A Tasmanian bushwalking website
The Thumbs and Clear Hill haven’t exactly been on my walking to-do list.
It’s not because I didn’t want to visit them. It’s just that I had never really even known about them.
A massive shame really, because it’s such a beautiful, spectacular place.
Regular readers of this blog will know that Dash and I seem to like to do walks that are long, remote and often psychologically painful. So when planning for this one, we were after something a little easier and relaxing.
But as usual, even the best, well intentioned ideas go awry.
It was time to visit Mount Field again… but this time it was time to tackle something new: Mount Field East.
The weather was lovely, and the maps were waterproof.
The logistics for this one were different from your usual pre-hike planning. Sure there was the usual requirement to get food, maps, supplies, etc, but COVID times bring additional challenges.
After trying to get to Collins Bonnet a few weeks back, I figured I should attempt again now my main impediment had been removed.
The access track from Wellington had reopened, allowing me to start the walk from The Big Bend and walk in via Mount Connection.
I have long wanted to walk to Frenchman’s Cap, I’ve just never been able to convince anyone to come with me.
And I couldn’t find anyone to come with me in December 2020 either, so I just went by myself. The weather forecast looked amazing. I had a weekend. Why not go?
This was supposed to be a walk to Collins Bonnet, an easy to get to mountain which lies roughly west of Mount Wellington.
This was a fantastic walk, but unlike our other ones, Dash and I just decided to explore with only a broad idea of where we wanted to go. We know we had to end up at Lake St Clair, but we didn’t have solid plans (or a track) to take us there.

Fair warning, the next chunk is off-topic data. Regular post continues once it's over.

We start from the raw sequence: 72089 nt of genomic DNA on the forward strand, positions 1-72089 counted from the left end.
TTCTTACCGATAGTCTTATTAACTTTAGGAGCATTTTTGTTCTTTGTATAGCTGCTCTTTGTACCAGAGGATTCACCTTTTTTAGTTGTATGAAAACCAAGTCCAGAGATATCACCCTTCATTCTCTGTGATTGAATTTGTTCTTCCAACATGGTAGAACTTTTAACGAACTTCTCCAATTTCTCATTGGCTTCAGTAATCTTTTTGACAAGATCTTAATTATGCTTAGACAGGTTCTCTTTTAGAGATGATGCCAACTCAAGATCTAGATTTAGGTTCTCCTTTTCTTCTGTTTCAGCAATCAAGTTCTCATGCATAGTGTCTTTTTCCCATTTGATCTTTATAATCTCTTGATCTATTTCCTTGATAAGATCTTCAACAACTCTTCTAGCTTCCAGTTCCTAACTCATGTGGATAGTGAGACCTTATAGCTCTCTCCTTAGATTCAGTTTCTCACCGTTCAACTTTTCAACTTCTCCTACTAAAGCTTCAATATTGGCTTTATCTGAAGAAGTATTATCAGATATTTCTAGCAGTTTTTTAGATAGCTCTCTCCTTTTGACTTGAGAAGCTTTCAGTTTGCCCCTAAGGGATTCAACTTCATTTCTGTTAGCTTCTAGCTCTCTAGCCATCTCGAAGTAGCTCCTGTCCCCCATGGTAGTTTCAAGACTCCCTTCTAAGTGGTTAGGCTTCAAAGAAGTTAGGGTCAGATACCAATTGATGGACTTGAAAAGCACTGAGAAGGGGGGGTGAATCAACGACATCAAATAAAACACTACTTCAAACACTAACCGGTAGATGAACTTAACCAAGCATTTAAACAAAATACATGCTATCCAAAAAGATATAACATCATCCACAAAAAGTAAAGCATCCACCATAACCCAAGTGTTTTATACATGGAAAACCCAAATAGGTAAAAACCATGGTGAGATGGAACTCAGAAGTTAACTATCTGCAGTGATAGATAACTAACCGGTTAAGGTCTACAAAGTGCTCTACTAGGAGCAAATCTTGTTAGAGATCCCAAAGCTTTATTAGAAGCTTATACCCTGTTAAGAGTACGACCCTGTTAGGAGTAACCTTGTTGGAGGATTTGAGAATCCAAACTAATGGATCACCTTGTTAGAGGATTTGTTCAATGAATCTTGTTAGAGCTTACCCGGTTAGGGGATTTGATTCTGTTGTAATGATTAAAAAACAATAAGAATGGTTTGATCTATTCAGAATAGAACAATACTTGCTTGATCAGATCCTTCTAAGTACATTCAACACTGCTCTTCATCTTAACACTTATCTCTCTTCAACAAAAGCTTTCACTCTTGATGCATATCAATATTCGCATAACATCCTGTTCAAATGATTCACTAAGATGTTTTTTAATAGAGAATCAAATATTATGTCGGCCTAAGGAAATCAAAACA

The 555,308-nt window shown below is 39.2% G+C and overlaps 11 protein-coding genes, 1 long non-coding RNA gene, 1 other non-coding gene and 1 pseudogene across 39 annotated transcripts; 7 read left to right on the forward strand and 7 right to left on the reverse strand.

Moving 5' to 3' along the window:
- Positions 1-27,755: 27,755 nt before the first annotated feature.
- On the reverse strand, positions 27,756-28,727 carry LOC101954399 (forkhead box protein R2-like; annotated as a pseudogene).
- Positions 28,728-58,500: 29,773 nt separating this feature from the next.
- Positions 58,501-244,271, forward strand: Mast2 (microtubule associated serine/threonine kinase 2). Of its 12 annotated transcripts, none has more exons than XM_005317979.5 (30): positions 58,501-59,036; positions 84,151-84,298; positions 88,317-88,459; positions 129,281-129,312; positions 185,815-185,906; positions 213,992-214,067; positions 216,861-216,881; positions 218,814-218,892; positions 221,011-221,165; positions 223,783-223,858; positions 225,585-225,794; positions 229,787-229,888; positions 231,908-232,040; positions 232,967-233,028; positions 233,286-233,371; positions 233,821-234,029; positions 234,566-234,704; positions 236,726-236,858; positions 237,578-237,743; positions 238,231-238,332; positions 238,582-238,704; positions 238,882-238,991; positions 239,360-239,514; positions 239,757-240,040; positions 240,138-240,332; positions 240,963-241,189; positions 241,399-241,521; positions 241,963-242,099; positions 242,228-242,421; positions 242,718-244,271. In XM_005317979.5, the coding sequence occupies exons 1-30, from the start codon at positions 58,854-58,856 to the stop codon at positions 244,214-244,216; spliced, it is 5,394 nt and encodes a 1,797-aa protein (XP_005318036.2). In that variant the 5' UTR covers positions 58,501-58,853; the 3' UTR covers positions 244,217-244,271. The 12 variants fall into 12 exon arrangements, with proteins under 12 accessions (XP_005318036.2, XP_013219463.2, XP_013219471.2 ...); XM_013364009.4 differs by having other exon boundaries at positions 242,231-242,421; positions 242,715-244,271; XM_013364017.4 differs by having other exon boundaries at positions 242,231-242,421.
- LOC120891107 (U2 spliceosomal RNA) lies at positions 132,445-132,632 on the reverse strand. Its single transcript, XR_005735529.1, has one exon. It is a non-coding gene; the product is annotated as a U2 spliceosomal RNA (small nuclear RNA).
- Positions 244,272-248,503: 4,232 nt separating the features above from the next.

A familar track, a lost father and a lovely lake. What more can you expect?
I’ve been to Maria Island twice now. Once in December 2016, following the first time about two decades ago.
The day was sunny, warm (some would say hot), and we were ready for a quick visit to one of Tasmania’s favourite capes, Cape Hauy! We’d stayed the night down on the Peninsula, so it was a quick drive down to the Fortescue Bay.
The word precipitous has two meanings.
It’s something either dangerously high or steep (the track skirted a precipitous drop) and also something done suddenly and without careful consideration (precipitous intervention).
How true they both were…
This was a walk that was different from what I had imagined. I thought it was going to simple. Do it in half the time? Easy! No.
The Never Never. Something that had been on my todo list for a while. Finally got around to it May 2015.
I did the Overland Track. It was good. I didn’t take many photos. There were too many clouds and many, many wombats.
A major walk taking in the Port Davey and South Coast Tracks, and a few boat crossings in between!
We had been walking a couple of hours up the Bon Accord Spur. It was hot, and we were sweating more than a Finn in a sauna. What’s worse was we had another 600m to go - upwards.